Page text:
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End of the Armistice, The

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G. K. Chesterton - PB 220 Pages

Edited and Published posthumously by Frank Sheed

In 1933 Hitler came into power. In 1936, G. K. Chesterton died. In between, Chesterton kept his eyes steadily on the Nazi movement, seeing and foreseeing everything—even to the agreement of Germany and Russia to divide Poland.

Week after week he came back to one aspect or another of the danger: Prussianism as a spirit poisoning Germany, Hitlerism as Prussianism, the special peril (unique in human history) that lies in racism, the Jewish roots of Hitlerism, the vital function of Poland, and the elements among ourselves that made for the increase of Hitler’s power—especially the pacifism that made war inevitable. It is not too much to say that this inevitablility of war was the dominating theme of the last years of Chesterton’s  life. Certainly it was never far from his pen.

A great mass of his writing on the subject has here been sifted and arranged; and though the author had been dead for four years (now seventy-eight years) when this work was published, the book constitutes a most moving statement of what the war (WWII) is (and was) about. It is scarcely too much to say that he took it for granted as a simple fact of future history. That is to say he saw it not as possible, nor as probable, but as a thing already on the way and humanly speaking certain to arrive. He saw how it would arrive—Germany would attack Poland; he saw closer still, that Germany would do so in agreement with Russia.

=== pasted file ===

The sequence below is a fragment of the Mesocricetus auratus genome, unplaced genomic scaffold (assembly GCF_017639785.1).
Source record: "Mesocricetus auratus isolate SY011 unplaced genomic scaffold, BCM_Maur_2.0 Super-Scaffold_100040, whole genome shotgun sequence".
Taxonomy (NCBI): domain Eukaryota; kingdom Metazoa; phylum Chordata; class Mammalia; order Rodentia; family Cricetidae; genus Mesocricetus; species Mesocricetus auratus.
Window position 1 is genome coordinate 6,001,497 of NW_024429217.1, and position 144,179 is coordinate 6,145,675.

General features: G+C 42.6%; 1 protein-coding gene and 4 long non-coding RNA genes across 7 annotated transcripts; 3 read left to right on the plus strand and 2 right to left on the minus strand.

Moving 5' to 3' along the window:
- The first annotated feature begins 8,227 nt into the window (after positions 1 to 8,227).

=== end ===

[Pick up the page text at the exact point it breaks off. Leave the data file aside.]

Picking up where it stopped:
Now when a man is as right as that in his forecasts, there is some reason to think he may be right in his premises. The importance of the premises and conclusions presented in this compilation of Chesterton’s thought has not diminished in the seventy years since the war he foresaw. History teaches us many lessons. Let those who are able to read this book, do so, and thereby gather some wisdom against the coming storms of the 21st century.

G. K. Chesterton
After Chesterton died in 1936, but the English passivity continued until the war that he foresaw and wrote about as his mind was dominated by the war that England was in when the book was compiled and published. Sections on Prussianism and Hitlerism, particularly The Death of Dollfuss and a Note of Dollfuss, as if political supersession could force war upon people whose cowardly virtue kept proclaiming that war was not going to be good for people who died or the survivors. The kind of cycle that made Poland the victim in 1939 made Chesterton wish that the Austrian empire could have been stronger after The Great War of 1914-1918, instead of creating nations that had so little nationality to cling to, while Prussianism wanted to rule Germans wherever an army and political system could dominate as the Nazi Party had ways and means of taking over. The history is about what Chesterton could see when it was in the works.
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